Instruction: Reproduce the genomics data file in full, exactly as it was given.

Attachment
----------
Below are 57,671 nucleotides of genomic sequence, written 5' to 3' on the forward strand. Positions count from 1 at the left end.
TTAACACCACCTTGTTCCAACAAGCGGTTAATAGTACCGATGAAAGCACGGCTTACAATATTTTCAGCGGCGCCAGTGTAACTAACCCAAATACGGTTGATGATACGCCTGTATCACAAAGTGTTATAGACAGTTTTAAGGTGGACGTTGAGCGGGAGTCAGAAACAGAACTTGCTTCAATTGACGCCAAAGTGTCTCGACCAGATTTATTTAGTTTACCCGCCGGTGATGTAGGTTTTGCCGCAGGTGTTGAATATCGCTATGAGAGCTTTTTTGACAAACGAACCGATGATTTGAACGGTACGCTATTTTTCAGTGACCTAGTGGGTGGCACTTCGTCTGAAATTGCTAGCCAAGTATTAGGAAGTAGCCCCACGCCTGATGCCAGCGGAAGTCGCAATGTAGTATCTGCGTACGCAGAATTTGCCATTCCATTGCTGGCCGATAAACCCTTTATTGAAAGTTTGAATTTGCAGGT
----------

Below are 57,671 nucleotides of genomic sequence, written 5' to 3' on the forward strand. Positions count from 1 at the left end.
TTAACACCACCTTGTTCCAACAAGCGGTTAATAGTACCGATGAAAGCACGGCTTACAATATTTTCAGCGGCGCCAGTGTAACTAACCCAAATACGGTTGATGATACGCCTGTATCACAAAGTGTTATAGACAGTTTTAAGGTGGACGTTGAGCGGGAGTCAGAAACAGAACTTGCTTCAATTGACGCCAAAGTGTCTCGACCAGATTTATTTAGTTTACCCGCCGGTGATGTAGGTTTTGCCGCAGGTGTTGAATATCGCTATGAGAGCTTTTTTGACAAACGAACCGATGATTTGAACGGTACGCTATTTTTCAGTGACCTAGTGGGTGGCACTTCGTCTGAAATTGCTAGCCAAGTATTAGGAAGTAGCCCCACGCCTGATGCCAGCGGAAGTCGCAATGTAGTATCTGCGTACGCAGAATTTGCCATTCCATTGCTGGCCGATAAACCCTTTATTGAAAGTTTGAATTTGCAGGT